Monitoring vegetation phenology is important for managers at several scales. Across decades, changes in the timing, pattern, and duration of significant life cycle events for plant groups can foreshadow shifts in species assemblages that can affect ecosystem services.
Climate change and associated ecological impacts have challenged many conventional, observation-based approaches for predicting ecosystem and landscape responses to natural resource management. Complex spatial ecological models provide powerful, flexible tools which managers and others can use to make inferences about management impacts on future, no-analog landscape conditions.
We developed and applied a wildfire simulation package in the Envision agent-based landscape modelling system. The wildfire package combines statistical modelling of fire occurrence with a high-resolution, mechanistic wildfire spread model that can capture fine scale effects of fire feedbacks and fuel management, and replicate restoration strategies at scales that are meaningful to forest managers.
We developed ecologically based climate‐fire projections for the western United States. Using a finer ecological classification and fire‐relevant climate predictors, we created statistical models linking climate and wildfire area burned for ecosections, which are geographic delineations based on biophysical variables.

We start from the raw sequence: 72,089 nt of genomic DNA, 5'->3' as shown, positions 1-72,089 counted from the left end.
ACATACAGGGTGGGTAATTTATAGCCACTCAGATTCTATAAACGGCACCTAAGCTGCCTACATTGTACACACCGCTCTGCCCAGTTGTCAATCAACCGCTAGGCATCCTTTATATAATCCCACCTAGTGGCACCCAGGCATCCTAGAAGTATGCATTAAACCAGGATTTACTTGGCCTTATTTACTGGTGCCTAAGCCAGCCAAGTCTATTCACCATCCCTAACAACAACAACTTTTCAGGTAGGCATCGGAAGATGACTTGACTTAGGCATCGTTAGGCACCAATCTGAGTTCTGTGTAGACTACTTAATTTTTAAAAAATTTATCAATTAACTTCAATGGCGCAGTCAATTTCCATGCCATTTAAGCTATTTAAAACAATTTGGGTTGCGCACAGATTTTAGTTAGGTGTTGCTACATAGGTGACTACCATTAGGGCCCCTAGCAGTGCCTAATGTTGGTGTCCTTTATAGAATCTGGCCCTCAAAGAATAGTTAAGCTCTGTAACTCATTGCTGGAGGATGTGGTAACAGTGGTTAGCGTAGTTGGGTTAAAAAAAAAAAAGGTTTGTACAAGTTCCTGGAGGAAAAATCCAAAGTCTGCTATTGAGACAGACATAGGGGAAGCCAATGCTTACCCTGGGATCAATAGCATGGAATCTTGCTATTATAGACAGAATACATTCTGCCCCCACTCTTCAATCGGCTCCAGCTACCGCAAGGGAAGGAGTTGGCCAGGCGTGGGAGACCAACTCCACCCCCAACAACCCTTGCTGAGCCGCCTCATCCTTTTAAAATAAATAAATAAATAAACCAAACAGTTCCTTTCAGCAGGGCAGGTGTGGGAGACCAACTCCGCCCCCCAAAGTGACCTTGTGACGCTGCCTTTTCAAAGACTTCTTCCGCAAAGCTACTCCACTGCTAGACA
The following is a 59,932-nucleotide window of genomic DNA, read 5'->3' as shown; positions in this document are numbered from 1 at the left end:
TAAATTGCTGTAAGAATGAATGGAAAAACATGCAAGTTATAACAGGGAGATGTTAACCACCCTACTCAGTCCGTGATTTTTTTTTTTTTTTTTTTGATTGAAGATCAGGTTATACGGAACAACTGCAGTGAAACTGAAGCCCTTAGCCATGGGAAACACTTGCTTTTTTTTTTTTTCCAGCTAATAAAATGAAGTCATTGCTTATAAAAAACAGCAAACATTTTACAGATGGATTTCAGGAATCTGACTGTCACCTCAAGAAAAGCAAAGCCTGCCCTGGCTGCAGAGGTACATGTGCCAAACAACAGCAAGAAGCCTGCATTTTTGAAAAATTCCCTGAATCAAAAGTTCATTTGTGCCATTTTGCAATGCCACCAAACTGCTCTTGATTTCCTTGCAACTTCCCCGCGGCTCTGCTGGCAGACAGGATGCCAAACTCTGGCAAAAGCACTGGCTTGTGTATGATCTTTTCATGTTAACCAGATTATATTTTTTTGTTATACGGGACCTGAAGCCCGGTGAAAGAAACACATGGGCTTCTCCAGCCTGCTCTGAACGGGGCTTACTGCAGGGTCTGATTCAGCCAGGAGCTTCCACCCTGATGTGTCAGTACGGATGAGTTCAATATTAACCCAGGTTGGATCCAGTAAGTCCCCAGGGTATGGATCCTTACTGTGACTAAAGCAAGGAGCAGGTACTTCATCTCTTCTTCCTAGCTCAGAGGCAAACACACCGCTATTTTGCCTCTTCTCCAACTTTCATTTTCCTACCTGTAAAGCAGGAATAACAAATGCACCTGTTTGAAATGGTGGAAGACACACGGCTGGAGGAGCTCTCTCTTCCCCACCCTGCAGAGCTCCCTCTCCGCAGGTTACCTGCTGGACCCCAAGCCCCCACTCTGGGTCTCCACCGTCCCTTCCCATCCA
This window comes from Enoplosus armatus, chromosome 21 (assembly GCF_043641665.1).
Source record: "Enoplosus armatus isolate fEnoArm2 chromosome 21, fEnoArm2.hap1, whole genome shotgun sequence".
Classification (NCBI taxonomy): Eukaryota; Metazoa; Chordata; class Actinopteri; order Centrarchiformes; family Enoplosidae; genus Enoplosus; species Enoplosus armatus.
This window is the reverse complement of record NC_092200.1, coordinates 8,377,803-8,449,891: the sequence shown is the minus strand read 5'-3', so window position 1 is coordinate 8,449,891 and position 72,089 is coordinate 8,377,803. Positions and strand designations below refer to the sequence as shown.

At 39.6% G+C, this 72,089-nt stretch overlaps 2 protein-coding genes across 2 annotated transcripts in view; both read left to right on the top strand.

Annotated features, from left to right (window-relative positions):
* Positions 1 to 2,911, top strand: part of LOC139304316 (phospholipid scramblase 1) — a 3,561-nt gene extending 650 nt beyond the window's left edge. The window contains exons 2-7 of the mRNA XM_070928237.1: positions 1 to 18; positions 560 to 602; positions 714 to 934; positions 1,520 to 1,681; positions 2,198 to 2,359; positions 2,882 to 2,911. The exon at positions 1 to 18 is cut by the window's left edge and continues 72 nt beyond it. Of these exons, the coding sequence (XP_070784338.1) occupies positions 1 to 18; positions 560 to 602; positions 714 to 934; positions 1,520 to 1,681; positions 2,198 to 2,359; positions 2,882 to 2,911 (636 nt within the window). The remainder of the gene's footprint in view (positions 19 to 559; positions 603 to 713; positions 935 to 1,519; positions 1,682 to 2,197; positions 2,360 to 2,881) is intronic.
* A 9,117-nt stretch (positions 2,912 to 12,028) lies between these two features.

Landscape scale restoration is a common management intervention used around the world to combat ecological degradation. For wilderness managers in the United States, the decision to intervene is complicated by the Wilderness Act’s legal mandate to preserve wilderness character and demonstrate managerial restraint (16 U.S.C. § 1131-1136).
A major aim of landscape genetics is to understand how landscapes resist gene flow and thereby influence population genetic structure. An empirical understanding of this process provides a wealth of information that can be used to guide conservation and management of species in fragmented landscapes and also to predict how landscape change may affect population viability.
Anthropogenic migration barriers fragment many populations and limit the ability of species to respond to climate-induced biome shifts. Conservation actions designed to conserve habitat connectivity and mitigate barriers are needed to unite fragmented populations into larger, more viable metapopulations, and to allow species to track their climate envelope over time.
Wildland fire suppression practices in the western United States are being widely scrutinized by policymakers and scientists as costs escalate and large fires increasingly affect social and ecological values.
The Science Framework is intended to link the Department of the Interior’s Integrated Rangeland Fire Management Strategy with long-term strategic conservation actions in the sagebrush biome. The Science Framework provides a multiscale approach for prioritizing areas for management and determining effective management strategies within the sagebrush biome.
Local communities in the Gudbrandsdalen region in Norway are increasingly exposed to climateinduced hazards such as floods and landslides. A core question is how community members respond to climate change and what factors contribute to more resilient communities. The authors used a contextual approach to analyze data from semi-structured interviews along five dimensions.